A. "Allowance for Uncollectible Accounts Receivable" is a contra asset account that represents management's estimate for the total uncollectible accounts receivable at that time. Net Realizable Value of Accounts Receivable, 1/1/X4: Accounts Receivable Less: Allowance for Uncollectible A/R B. Accounts Receivable Sales Revenue Cost of Goods Sold Inventory Cash Accounts Receivable Allowance for Uncollectible A/R Accounts Receivable 6,800 6,800 700,000 700,000 350,000 350,000 680,000 680,000 \$246,000 (8,400) \$237,600

Respond to the following: A. What kind of account is the "Allowance for Uncollectible Accounts Receivable" account? What does the account represent? Calculate the net realizable value of 1/1/X4 accounts receivable for Zero. B. Record the following summarized transactions for Zero Corp. for the year 20X4: - Sales on account amounted to \$700,000. The markup on inventory cost is 100%. - Collections on accounts receivable totaled \$680,000. - Writeoffs of uncollectible accounts receivable amounted to \$6,800. C. Prepare the proper 12/31/X4 adjusting entry for Zero Corp. if management estimates that 3% of the 12/31/X4 balance of accounts receivable will prove to be uncollectible.

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Problem #22

C.

Accounts Receivable 1/1/X4 Balance 246,000 680,000 700,000 6,800 12/31/X4 Balance 259,000 Allowance for Uncollectible Accounts Receivable 8,400 1/1/X4 Balance 6,800 1,600 12/31/X4 Balance before adjustment 6,176 7,776 Adjustment 12/31/X4 Balance after adjustment

Given the following information as of 12/31/X4, before any adjusting entry for 20X4 uncollectible accounts expense: DR(CR) Sales Revenues <760,000> Sales Discounts 3,700 Accounts Receivable 85,000 Allowance for Uncollectible Accounts Receivable <700> A. Prepare the 12/31/X4 adjusting entry if an aging of accounts receivable is available and the estimate of uncollectible receivables is as noted below: Days Past Due Current 1 - 30 30 - 60 60 - 90 90 - 120 over 120 A/R \$40,000 25,000 8,000 5,000 4,000 3,000 \$85,000 % Est. Uncollectible 3% 5% 10% 15% 20% 50%

Estimate of Uncollectible A/R at 12/31/X4: .03 x 259,200 = \$7,776 Adjusting Entry: Bad Debt Expense Allow for Uncollectible A/R 6,176 6,176

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Problem #22

a.

B. What would the adjusting entry required in A. have been if there had been a debit balance of \$700 in the Allowance for Uncollectible Accounts Receivable Account before the adjustment rather than a credit balance? C. Determine the net realizable value of accounts receivable after adjustment at 12/31/X4. D. Prepare the 20X5 entry to write off a \$500 account receivable from Mary Jones that was determined to be hopelessly uncollectible. E. If, subsequent to the Mary Jones writeoff, the company unexpectedly receives a check from Mary for \$500 as payment in full on her account, what journal entries would be required?

Estimated Uncollected Accounts Receivable: \$40,000 x .03 = \$1,200 25,000 x .05 = 1,250 8,000 x .10 = 800 5,000 x .15 = 750 4,000 x .20 = 800 3,000 x .50 = 1,500 \$6,300 Allowance for Uncollectible A/R XX Actual Writeoffs XX 700 Prior Year Overestimation Adjustment 5,600 6,300 12/31/X4 Balance 5,600 5,600 Prior Year Estimate

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Problem #22- Answer b. Allowance for Uncollectible A/R XX Prior Year Estimate Actual Writeoffs XX Prior Year 700 7,000 Underestimation Adjustment 6,300 12/31/X4 Ending Balance Bad Debt Expense Allowance for Uncollectible A/R c. Net Realizable Value of Accounts Receivable: Accounts Receivable Less: Allowance for Uncollectible A/R Allowance for Uncollectible A/R Accounts Receivable Accounts Receivable Allowance for Uncollectible A/R Cash Accounts Receivable 7,000 7,000 \$85,000 <6,300> \$78,700 500 500 500 500 500 500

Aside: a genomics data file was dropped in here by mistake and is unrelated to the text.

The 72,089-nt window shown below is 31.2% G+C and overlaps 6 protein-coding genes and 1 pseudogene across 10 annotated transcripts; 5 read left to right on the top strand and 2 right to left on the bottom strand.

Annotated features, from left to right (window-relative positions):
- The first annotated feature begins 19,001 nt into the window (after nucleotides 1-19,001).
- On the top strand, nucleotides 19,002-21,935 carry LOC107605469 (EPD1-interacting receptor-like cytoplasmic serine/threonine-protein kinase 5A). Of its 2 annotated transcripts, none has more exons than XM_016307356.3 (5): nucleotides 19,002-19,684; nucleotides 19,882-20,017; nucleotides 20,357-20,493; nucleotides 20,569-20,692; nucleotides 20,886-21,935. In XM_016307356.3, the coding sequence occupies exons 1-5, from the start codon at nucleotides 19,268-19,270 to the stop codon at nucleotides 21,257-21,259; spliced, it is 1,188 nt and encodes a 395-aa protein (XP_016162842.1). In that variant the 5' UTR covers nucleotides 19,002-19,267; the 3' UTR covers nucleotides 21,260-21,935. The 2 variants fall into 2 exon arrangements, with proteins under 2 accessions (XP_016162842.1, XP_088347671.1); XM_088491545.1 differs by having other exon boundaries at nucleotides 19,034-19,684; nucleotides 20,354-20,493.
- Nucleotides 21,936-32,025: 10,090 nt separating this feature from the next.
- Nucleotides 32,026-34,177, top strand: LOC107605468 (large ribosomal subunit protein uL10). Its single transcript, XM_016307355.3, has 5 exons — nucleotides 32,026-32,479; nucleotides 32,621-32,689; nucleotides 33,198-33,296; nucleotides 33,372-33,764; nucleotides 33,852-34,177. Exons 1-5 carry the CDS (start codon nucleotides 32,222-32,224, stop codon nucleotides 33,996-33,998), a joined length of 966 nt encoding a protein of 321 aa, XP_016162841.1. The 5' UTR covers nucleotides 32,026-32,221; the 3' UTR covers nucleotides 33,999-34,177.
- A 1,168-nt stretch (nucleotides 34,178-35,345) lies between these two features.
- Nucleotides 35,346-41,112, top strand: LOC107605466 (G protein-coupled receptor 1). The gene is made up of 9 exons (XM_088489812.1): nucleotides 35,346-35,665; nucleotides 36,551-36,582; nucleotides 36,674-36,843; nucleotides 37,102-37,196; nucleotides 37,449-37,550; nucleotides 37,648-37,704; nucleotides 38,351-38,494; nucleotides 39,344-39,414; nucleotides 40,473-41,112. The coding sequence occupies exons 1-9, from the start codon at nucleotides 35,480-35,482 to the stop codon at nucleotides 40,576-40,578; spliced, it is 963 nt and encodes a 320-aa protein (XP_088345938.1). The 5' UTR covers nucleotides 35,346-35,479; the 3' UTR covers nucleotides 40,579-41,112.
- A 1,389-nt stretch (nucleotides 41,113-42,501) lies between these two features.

Problem #23

Identify which of the following statements are true: A. The " Allowance for Uncollectible Accounts Receivable" account will always have a credit balance at year end following any adjustment for uncollectible accounts receivable. B. The "Allowance for Uncollectible Accounts Receivable" account balance must be closed to retained earnings at the end of an accounting period. C. Management's estimate of Uncollectible Accounts Receivable at year end will always equal the amount of "Bad Debt Expense" for the year. D. The matching principle requires that "Bad Debt Expense" be accounted for on an estimated basis rather than when uncollectibility of an account receivable is actually determined.

d. e.

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Credit Card Sales

A. True. B. False. C. False. D. True.
VISSA
Member
'S NORM S BURGER

Credit Check
erif dV Car icat ion

Bank credits restaurant's account. Bank charges fee to restaurant.

di t Cre

Electronic transfer of funds to cover the amount charged on credit card. Customer's Bank Restaurant's Bank

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Credit Card Sales Example: A company sells merchandise costing \$1,000 to a customer for \$2,000. The customer pays by providing a VISA card which is electronically processed at that time. The company has agreed to pay a 4% fee on all VISA sales for the right to accept VISA cards as payment. Entries at the date of sale: Cash Credit Card Expense Sales Revenues Cost of Goods Sold Inventory

Problem #24

China Lilly Restaurant accepts VISA credit cards and processes customer payments made with the card electronically at the time of the sale. China Lilly is charged a 3% fee on any amount paid through the card. A. Record the journal entry for a \$100 customer charge.

1,920 80 2,000 1,000 1,000

B. What amount would Lilly actually have to charge the customer if she wished to net \$100 after the credit card cost?

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A.

Cash Credit Card Expense Sales Revenue

97 3 100

B.

X = Amount to be charged to net \$100 cash X 97% = \$100 X = 100/.97 X = \$103.09